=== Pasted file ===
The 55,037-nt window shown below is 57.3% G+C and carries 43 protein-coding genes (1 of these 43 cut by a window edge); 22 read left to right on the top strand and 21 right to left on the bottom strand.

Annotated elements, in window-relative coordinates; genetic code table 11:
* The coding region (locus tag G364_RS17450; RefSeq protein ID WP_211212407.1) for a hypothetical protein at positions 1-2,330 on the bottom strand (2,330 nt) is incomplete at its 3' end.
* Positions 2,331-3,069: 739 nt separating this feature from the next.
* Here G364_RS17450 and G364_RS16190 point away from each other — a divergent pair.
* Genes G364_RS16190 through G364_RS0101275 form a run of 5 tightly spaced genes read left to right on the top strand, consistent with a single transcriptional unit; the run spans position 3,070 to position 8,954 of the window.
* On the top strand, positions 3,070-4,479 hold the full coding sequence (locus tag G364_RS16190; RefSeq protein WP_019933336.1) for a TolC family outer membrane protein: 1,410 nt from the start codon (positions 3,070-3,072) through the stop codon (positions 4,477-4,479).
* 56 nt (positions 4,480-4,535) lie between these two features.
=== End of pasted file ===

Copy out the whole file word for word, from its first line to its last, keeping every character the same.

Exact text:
The 55,037-nt window shown below is 57.3% G+C and carries 43 protein-coding genes (1 of these 43 cut by a window edge); 22 read left to right on the top strand and 21 right to left on the bottom strand.

Annotated elements, in window-relative coordinates; genetic code table 11:
* The coding region (locus tag G364_RS17450; RefSeq protein ID WP_211212407.1) for a hypothetical protein at positions 1-2,330 on the bottom strand (2,330 nt) is incomplete at its 3' end.
* Positions 2,331-3,069: 739 nt separating this feature from the next.
* Here G364_RS17450 and G364_RS16190 point away from each other — a divergent pair.
* Genes G364_RS16190 through G364_RS0101275 form a run of 5 tightly spaced genes read left to right on the top strand, consistent with a single transcriptional unit; the run spans position 3,070 to position 8,954 of the window.
* On the top strand, positions 3,070-4,479 hold the full coding sequence (locus tag G364_RS16190; RefSeq protein WP_019933336.1) for a TolC family outer membrane protein: 1,410 nt from the start codon (positions 3,070-3,072) through the stop codon (positions 4,477-4,479).
* 56 nt (positions 4,480-4,535) lie between these two features.